Nationally, active shooter situations do not occur often on college campuses, but we know all too well that the possibility exists and it is important to have protocols in place on how to respond. These kinds of situations are unpredictable and usually evolve rapidly and the response decisions are influenced by numerous variables. Members of the Metropolitan Police Department (MPD) are trained and equipped to respond to an emergency incident of this nature. The police will evaluate the situation to determine the best course of action for the safety of the AU community. MPD will be responsible for all tactical operations and AU public safety officers will provide assistance. The immediate response of the first officers on the scene is to take aggressive action to find and stop the shooter or shooters. As they move into the affected area, rescue efforts will be delayed until the shooter is located and stopped or no longer a threat to life safety. If you are wounded or with someone who is wounded, these officers will bypass you to search for the shooter. Rescue teams will follow shortly to aid you and others. The following protocol is sound and generally applicable but must be adapted to the specific situation. Bottom line, if you hear shots fired on campus, or if you see or know that an armed person is shooting people, protect yourself first – move to a safe location.
IF THE SHOOTER IS OUTSIDE YOUR BUILDING:
If you can do so safely, inform building occupants.
Close and lock your door and all windows. If you cannot lock the door, try to block the door with furniture.
Turn off all lights.
Close the blinds and stay away from the windows and doors.
Seek protective cover.
Keep quiet and act as if no one is in the room.
Do not answer the door or respond to commands until you are certain they are issued by a police officer.
Silence cell phones.
Have ONE person call 911.
Wait for police to assist you in getting out of the building.
IF THE SHOOTER IS INSIDE YOUR BUILDING:
If it is possible to escape the area safely and avoid danger, do so by the nearest exit or window.
Evacuate to a safe area away from the danger, and take protective cover. Stay there until emergency responders arrive. Leave books, backpacks, purses, etc. in the room.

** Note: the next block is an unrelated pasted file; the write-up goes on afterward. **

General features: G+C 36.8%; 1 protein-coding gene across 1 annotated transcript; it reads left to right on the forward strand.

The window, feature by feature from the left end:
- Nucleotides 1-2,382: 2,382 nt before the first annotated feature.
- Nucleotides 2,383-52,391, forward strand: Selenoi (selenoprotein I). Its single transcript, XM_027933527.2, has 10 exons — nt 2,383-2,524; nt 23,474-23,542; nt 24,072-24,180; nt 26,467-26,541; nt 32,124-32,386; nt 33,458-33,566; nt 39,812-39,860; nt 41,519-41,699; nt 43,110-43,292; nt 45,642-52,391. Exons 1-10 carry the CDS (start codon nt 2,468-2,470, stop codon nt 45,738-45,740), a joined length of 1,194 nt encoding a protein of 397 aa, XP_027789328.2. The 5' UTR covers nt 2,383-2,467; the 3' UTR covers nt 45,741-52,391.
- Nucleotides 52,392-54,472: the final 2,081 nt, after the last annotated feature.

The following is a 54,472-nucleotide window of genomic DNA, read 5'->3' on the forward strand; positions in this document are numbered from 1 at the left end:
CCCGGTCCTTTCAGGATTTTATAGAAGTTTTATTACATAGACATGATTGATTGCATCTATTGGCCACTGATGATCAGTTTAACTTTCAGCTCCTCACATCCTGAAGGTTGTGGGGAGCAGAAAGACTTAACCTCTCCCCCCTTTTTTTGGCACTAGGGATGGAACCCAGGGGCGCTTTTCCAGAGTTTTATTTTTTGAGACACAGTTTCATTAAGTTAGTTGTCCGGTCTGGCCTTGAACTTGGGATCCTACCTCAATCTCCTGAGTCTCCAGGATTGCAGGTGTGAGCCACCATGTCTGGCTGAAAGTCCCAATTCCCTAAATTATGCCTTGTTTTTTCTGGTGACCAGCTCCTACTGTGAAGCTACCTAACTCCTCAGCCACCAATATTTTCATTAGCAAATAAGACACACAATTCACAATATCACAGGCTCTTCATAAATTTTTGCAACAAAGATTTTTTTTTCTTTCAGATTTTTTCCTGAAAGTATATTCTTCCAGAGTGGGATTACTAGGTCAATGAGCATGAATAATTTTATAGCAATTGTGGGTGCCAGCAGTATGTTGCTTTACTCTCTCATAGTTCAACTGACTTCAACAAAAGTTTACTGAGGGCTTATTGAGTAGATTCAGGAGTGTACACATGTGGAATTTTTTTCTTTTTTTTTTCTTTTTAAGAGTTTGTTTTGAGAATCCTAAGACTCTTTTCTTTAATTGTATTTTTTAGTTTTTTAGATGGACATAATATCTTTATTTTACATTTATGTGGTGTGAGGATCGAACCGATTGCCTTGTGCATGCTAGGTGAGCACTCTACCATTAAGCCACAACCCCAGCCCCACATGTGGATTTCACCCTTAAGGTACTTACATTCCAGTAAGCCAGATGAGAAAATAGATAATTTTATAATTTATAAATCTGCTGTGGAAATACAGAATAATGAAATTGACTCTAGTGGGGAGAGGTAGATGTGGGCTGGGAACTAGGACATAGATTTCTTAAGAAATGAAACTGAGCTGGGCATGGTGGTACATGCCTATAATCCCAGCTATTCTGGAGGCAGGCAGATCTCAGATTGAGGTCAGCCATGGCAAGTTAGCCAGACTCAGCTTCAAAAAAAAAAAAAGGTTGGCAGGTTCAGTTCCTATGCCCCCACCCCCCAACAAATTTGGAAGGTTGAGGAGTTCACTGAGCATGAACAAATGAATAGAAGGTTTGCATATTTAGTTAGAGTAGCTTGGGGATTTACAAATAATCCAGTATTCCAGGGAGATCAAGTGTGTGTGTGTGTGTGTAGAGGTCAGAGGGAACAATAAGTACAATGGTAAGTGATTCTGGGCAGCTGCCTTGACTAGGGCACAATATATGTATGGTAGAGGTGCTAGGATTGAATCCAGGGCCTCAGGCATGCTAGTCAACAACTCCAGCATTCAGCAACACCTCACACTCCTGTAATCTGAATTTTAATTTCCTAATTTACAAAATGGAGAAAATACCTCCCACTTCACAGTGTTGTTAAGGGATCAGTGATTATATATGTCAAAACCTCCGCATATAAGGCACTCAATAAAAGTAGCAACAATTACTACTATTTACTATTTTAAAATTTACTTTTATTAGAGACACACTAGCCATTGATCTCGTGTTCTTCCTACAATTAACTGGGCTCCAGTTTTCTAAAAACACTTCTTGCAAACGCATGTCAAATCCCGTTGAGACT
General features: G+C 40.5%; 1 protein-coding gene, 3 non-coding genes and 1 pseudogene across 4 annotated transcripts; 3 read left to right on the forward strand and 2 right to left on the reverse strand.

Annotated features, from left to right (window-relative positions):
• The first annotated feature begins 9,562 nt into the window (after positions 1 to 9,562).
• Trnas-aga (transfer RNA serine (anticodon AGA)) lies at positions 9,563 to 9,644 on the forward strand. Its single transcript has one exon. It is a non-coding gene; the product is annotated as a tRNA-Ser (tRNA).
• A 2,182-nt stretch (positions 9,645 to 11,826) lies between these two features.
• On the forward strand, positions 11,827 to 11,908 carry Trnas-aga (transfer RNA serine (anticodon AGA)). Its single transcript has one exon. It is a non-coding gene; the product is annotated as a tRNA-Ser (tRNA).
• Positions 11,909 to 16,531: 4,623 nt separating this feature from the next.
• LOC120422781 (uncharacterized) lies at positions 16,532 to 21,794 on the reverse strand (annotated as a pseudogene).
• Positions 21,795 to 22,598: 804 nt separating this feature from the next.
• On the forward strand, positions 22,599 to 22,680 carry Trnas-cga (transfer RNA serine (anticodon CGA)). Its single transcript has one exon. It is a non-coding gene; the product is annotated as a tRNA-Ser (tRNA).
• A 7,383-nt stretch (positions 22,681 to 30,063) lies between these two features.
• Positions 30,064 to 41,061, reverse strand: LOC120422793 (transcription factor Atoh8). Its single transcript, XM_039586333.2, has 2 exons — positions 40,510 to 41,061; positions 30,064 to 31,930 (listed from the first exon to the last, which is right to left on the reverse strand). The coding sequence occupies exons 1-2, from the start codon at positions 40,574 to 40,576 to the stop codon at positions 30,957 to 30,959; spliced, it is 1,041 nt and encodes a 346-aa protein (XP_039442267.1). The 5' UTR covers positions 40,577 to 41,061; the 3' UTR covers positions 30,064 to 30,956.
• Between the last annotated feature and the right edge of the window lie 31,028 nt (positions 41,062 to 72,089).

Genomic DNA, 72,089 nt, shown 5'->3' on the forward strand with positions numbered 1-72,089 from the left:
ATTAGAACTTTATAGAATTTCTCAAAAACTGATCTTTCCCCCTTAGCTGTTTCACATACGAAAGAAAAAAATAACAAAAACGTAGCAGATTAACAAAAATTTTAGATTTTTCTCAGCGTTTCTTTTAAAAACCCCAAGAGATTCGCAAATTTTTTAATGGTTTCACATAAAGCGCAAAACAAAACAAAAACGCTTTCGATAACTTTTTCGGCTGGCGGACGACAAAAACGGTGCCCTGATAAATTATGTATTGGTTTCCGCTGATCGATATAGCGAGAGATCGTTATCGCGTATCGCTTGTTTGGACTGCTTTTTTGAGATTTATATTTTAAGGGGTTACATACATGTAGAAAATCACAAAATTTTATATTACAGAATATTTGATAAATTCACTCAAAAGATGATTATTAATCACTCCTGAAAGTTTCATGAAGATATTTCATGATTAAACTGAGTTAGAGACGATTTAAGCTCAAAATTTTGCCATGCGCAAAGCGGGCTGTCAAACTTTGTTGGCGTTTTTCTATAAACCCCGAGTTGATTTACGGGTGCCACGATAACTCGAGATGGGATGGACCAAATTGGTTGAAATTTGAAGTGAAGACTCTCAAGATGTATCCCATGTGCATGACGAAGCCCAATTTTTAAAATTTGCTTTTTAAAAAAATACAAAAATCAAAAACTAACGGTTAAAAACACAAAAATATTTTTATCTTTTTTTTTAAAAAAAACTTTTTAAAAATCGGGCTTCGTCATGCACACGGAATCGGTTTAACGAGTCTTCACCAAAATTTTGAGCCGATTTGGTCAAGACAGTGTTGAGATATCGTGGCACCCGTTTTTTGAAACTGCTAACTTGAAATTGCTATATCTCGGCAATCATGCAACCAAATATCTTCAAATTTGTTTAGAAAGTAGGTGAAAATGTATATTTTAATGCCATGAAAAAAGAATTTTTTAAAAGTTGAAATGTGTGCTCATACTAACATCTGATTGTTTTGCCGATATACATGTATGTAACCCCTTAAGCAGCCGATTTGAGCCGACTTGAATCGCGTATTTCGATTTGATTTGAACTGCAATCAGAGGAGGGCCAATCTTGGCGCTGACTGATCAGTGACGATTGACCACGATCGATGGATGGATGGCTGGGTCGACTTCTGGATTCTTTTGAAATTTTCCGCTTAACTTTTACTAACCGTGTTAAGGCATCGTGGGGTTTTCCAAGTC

Notify anyone you may encounter to exit the building immediately.
As you exit the building, keep your hands above your head and listen for instructions that may be given by police officers. If an officer points a firearm at you, make no movement that may cause the officer to mistake your actions for a threat. Try to stay calm
If you get out of the building and do not see a police officer, call 911 and American University public safety at x3636, or use a Blue Light phone and provide the dispatcher with the following information:
Location of the incident
Number of shooters, if known
Identification or description of shooter(s)
Number of persons who may be involved
Your exact location
Injuries to anyone, if known
If you are unable to escape the building, move out of the hallway and into an office or classroom and try to lock the door.
If the door will not lock, try barricading the door with desks and chairs. Lie on the floor and/or under a desk and remain silent.
Silence cell phones.
If possible, place signs in exterior windows to identify the location of injured persons.
Wait for the police to come and find you.
IF THE SHOOTER ENTERS YOUR OFFICE OR CLASSROOM:
There is no set procedure in this situation
If possible call 911 or x3636 and talk with a police dispatcher.
If you cannot speak, leave the phone line open so the police can hear what is going on.
Use common sense. If you are hiding and flight is impossible, attempts to negotiate with the suspect may be successful.
Playing dead may also be a consideration.
Attempting to overcome the suspect with force is a last resort that should only be considered in the most extreme circumstances. Only you can decide if this is something you should do.
If the shooter exits your area and you are able to escape, leave the area immediately. Do not touch anything in the area and remember to be alert for responding police officers who may mistake you as the shooter.